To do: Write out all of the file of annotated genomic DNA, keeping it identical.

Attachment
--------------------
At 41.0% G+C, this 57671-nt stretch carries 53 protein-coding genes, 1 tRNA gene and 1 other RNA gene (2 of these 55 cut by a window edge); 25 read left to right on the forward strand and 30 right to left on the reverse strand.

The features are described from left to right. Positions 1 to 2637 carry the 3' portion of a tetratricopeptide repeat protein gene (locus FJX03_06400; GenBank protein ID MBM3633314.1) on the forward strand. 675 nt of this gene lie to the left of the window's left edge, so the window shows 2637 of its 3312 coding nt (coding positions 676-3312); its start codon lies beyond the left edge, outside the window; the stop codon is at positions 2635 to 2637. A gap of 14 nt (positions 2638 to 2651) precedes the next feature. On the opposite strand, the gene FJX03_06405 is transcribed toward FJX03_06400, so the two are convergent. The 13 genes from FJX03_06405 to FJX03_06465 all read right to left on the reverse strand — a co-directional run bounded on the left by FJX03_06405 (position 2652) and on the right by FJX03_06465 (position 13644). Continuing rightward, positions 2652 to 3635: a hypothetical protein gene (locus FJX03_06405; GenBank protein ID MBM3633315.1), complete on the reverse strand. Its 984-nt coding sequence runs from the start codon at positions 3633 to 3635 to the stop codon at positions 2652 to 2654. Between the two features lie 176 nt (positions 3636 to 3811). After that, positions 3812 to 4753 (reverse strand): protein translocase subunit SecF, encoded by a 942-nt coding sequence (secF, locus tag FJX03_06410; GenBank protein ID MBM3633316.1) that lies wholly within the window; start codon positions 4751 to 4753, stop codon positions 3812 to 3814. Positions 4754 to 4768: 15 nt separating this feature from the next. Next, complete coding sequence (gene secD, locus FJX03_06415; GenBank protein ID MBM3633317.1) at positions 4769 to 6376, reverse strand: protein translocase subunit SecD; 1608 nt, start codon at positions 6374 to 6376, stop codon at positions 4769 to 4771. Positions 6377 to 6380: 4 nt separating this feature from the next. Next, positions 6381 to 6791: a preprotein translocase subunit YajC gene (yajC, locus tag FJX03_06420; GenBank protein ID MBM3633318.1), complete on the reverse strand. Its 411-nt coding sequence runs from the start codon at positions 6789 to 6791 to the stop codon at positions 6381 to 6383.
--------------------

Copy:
At 41.0% G+C, this 57671-nt stretch carries 53 protein-coding genes, 1 tRNA gene and 1 other RNA gene (2 of these 55 cut by a window edge); 25 read left to right on the forward strand and 30 right to left on the reverse strand.

The features are described from left to right. Positions 1 to 2637 carry the 3' portion of a tetratricopeptide repeat protein gene (locus FJX03_06400; GenBank protein ID MBM3633314.1) on the forward strand. 675 nt of this gene lie to the left of the window's left edge, so the window shows 2637 of its 3312 coding nt (coding positions 676-3312); its start codon lies beyond the left edge, outside the window; the stop codon is at positions 2635 to 2637. A gap of 14 nt (positions 2638 to 2651) precedes the next feature. On the opposite strand, the gene FJX03_06405 is transcribed toward FJX03_06400, so the two are convergent. The 13 genes from FJX03_06405 to FJX03_06465 all read right to left on the reverse strand — a co-directional run bounded on the left by FJX03_06405 (position 2652) and on the right by FJX03_06465 (position 13644). Continuing rightward, positions 2652 to 3635: a hypothetical protein gene (locus FJX03_06405; GenBank protein ID MBM3633315.1), complete on the reverse strand. Its 984-nt coding sequence runs from the start codon at positions 3633 to 3635 to the stop codon at positions 2652 to 2654. Between the two features lie 176 nt (positions 3636 to 3811). After that, positions 3812 to 4753 (reverse strand): protein translocase subunit SecF, encoded by a 942-nt coding sequence (secF, locus tag FJX03_06410; GenBank protein ID MBM3633316.1) that lies wholly within the window; start codon positions 4751 to 4753, stop codon positions 3812 to 3814. Positions 4754 to 4768: 15 nt separating this feature from the next. Next, complete coding sequence (gene secD, locus FJX03_06415; GenBank protein ID MBM3633317.1) at positions 4769 to 6376, reverse strand: protein translocase subunit SecD; 1608 nt, start codon at positions 6374 to 6376, stop codon at positions 4769 to 4771. Positions 6377 to 6380: 4 nt separating this feature from the next. Next, positions 6381 to 6791: a preprotein translocase subunit YajC gene (yajC, locus tag FJX03_06420; GenBank protein ID MBM3633318.1), complete on the reverse strand. Its 411-nt coding sequence runs from the start codon at positions 6789 to 6791 to the stop codon at positions 6381 to 6383.